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A neuroimaging investigation of the association between aerobic fitness, hippocampal volume, and memory performance in preadolescent children.

Abstract

Because children are becoming overweight, unhealthy, and unfit, understanding the neurocognitive benefits of an active lifestyle in childhood has important public health and educational implications. Animal research has indicated that aerobic exercise is related to increased cell proliferation and survival in the hippocampus as well as enhanced hippocampal-dependent learning and memory. Recent evidence extends this relationship to elderly humans by suggesting that high aerobic fitness levels in older adults are associated with increased hippocampal volume and superior memory performance. The present study aimed to further extend the link between fitness, hippocampal volume, and memory to a sample of preadolescent children. To this end, magnetic resonance imaging was employed to investigate whether higher- and lower-fit 9- and 10-year-old children showed differences in hippocampal volume and if the differences were related to performance on an item and relational memory task. Relational but not item memory is primarily supported by the hippocampus. Consistent with predictions, higher-fit children showed greater bilateral hippocampal volumes and superior relational memory task performance compared to lower-fit children. Hippocampal volume was also positively associated with performance on the relational but not the item memory task. Furthermore, bilateral hippocampal volume was found to mediate the relationship between fitness level (VO(2) max) and relational memory. No relationship between aerobic fitness, nucleus accumbens volume, and memory was reported, which strengthens the hypothesized specific effect of fitness on the hippocampus. The findings are the first to indicate that aerobic fitness may relate to the structure and function of the preadolescent human brain.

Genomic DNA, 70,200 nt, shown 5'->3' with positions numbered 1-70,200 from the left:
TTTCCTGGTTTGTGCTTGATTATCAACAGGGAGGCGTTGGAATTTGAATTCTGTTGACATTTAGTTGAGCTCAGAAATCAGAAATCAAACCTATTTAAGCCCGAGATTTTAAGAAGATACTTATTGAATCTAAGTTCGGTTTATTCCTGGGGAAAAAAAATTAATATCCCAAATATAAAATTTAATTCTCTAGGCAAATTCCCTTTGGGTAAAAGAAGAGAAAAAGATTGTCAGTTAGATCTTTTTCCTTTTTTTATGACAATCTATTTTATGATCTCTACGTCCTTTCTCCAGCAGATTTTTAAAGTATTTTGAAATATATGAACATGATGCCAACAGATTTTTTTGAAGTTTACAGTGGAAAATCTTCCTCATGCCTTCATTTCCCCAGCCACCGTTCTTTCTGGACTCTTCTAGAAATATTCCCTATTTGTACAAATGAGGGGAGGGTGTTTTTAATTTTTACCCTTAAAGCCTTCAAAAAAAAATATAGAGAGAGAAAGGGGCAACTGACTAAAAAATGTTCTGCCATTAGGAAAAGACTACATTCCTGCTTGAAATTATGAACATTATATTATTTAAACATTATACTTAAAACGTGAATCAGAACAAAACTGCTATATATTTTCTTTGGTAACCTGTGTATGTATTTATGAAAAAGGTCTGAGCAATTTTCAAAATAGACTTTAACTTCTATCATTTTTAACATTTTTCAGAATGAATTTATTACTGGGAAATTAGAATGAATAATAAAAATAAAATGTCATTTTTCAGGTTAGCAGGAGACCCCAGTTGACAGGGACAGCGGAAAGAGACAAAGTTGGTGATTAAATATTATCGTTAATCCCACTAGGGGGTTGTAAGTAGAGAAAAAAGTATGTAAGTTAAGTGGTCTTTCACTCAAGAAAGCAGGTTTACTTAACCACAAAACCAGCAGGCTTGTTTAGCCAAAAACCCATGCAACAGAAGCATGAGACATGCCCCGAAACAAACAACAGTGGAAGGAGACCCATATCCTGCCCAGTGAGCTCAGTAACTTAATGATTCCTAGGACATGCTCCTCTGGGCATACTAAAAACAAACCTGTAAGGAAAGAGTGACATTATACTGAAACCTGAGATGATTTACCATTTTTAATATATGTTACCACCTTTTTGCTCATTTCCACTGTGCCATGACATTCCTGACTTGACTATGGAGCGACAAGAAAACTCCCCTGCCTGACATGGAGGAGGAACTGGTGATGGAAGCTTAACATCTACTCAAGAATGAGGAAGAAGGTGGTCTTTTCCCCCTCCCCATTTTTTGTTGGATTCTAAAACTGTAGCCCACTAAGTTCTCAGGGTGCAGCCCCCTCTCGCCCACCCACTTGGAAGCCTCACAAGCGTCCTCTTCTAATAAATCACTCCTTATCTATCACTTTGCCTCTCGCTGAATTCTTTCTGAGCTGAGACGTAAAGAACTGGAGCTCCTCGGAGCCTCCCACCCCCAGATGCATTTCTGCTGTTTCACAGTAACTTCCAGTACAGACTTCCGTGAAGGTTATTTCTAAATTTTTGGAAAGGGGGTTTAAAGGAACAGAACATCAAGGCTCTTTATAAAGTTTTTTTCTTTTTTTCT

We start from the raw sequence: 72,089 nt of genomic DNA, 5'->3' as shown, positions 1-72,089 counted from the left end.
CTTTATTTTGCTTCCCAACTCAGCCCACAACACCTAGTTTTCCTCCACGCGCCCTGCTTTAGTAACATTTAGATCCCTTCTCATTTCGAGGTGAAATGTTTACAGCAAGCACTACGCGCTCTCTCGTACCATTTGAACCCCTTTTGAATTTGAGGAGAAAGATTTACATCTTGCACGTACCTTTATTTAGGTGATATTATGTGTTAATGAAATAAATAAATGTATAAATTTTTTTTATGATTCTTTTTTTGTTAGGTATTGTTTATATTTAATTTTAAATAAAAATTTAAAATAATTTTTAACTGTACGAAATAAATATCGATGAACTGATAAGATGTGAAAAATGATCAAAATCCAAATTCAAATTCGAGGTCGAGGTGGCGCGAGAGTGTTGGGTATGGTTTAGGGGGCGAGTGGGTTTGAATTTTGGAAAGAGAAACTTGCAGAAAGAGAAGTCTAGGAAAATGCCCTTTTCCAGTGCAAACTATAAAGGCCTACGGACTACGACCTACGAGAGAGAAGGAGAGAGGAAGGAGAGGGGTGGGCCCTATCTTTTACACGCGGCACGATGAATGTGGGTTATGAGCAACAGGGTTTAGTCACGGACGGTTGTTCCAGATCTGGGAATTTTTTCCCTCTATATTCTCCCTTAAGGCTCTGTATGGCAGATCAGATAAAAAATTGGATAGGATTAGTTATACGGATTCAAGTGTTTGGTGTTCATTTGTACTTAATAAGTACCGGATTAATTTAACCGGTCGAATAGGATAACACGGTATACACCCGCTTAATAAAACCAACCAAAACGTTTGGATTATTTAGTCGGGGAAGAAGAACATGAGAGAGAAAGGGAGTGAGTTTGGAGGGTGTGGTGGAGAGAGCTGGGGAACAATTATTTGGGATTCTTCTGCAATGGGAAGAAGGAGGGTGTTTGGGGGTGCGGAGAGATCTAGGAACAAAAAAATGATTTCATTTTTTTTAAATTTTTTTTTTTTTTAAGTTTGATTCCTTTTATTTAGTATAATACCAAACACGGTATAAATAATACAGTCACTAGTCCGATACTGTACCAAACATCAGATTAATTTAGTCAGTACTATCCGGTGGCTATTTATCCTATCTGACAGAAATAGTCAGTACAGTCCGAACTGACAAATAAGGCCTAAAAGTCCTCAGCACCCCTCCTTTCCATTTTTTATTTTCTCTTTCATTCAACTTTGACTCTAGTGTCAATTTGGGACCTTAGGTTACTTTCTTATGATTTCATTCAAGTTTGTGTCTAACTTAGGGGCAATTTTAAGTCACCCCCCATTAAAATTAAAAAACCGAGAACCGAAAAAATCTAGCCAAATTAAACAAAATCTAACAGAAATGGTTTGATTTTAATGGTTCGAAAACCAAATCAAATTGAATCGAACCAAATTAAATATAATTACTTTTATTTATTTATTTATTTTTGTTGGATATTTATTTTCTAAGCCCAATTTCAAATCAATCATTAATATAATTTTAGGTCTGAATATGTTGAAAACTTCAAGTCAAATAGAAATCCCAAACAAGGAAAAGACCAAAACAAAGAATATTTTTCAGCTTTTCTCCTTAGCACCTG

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    ,

    Department of Psychology & Beckman Institute, University of Illinois at Urbana-Champaign, Urbana, IL 61801, USA.

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    Source

    Brain research 1358: 2010 Oct 28 pg 172-83

    MeSH

    Analysis of Variance
    Association Learning
    Brain Mapping
    Calorimetry, Indirect
    Child
    Exercise
    Female
    Functional Laterality
    Hippocampus
    Humans
    Image Processing, Computer-Assisted
    Magnetic Resonance Imaging
    Male
    Memory
    Models, Biological
    Neuropsychological Tests
    Nucleus Accumbens
    Oxygen Consumption
    Statistics as Topic

    Pub Type(s)

    Journal Article

    Language

    eng

    PubMed ID

    20735996

    Citation

    Chaddock, Laura, et al. "A Neuroimaging Investigation of the Association Between Aerobic Fitness, Hippocampal Volume, and Memory Performance in Preadolescent Children." Brain Research, vol. 1358, 2010, pp. 172-83.
    Chaddock L, Erickson KI, Prakash RS, et al. A neuroimaging investigation of the association between aerobic fitness, hippocampal volume, and memory performance in preadolescent children. Brain Res. 2010;1358:172-83.